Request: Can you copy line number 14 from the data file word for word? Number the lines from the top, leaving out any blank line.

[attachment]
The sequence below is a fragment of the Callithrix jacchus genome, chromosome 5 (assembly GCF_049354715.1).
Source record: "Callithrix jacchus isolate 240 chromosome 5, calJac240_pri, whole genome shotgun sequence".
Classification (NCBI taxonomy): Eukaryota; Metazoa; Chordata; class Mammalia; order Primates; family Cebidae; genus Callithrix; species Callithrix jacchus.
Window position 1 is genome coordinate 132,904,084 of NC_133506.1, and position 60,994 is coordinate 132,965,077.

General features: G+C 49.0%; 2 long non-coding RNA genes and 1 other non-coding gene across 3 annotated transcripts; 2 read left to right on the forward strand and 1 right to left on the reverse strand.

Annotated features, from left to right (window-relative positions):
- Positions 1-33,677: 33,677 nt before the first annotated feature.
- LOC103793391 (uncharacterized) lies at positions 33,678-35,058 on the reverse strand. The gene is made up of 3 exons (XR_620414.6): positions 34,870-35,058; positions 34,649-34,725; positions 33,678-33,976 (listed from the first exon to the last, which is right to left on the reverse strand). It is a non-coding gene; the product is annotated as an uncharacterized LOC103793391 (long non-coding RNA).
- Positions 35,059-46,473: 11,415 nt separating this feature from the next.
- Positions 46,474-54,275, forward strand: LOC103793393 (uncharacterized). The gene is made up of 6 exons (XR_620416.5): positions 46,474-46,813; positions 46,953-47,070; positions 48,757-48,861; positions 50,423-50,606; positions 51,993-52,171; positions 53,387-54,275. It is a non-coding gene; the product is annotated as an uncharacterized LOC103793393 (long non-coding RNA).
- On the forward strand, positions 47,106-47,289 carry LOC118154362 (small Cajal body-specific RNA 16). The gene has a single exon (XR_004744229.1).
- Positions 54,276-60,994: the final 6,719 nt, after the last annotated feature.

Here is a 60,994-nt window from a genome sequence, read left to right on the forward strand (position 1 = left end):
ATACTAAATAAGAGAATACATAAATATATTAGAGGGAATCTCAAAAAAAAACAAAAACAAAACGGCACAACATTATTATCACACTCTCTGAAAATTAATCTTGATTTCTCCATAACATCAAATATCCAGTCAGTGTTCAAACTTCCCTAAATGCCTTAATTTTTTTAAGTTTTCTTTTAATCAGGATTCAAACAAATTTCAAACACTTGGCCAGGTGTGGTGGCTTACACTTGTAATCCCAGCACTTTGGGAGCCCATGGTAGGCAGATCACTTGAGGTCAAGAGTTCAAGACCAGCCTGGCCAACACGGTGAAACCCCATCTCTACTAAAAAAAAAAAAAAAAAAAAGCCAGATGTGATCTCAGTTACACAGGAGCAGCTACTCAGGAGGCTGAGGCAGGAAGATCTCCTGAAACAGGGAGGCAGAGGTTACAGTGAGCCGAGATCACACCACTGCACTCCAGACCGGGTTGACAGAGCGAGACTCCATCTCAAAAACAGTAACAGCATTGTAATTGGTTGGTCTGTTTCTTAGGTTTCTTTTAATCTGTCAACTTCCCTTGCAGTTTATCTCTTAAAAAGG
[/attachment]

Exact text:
ATACTAAATAAGAGAATACATAAATATATTAGAGGGAATCTCAAAAAAAAACAAAAACAAAACGGCACAACATTATTATCACACTCTCTGAAAATTAATCTTGATTTCTCCATAACATCAAATATCCAGTCAGTGTTCAAACTTCCCTAAATGCCTTAATTTTTTTAAGTTTTCTTTTAATCAGGATTCAAACAAATTTCAAACACTTGGCCAGGTGTGGTGGCTTACACTTGTAATCCCAGCACTTTGGGAGCCCATGGTAGGCAGATCACTTGAGGTCAAGAGTTCAAGACCAGCCTGGCCAACACGGTGAAACCCCATCTCTACTAAAAAAAAAAAAAAAAAAAAGCCAGATGTGATCTCAGTTACACAGGAGCAGCTACTCAGGAGGCTGAGGCAGGAAGATCTCCTGAAACAGGGAGGCAGAGGTTACAGTGAGCCGAGATCACACCACTGCACTCCAGACCGGGTTGACAGAGCGAGACTCCATCTCAAAAACAGTAACAGCATTGTAATTGGTTGGTCTGTTTCTTAGGTTTCTTTTAATCTGTCAACTTCCCTTGCAGTTTATCTCTTAAAAAGG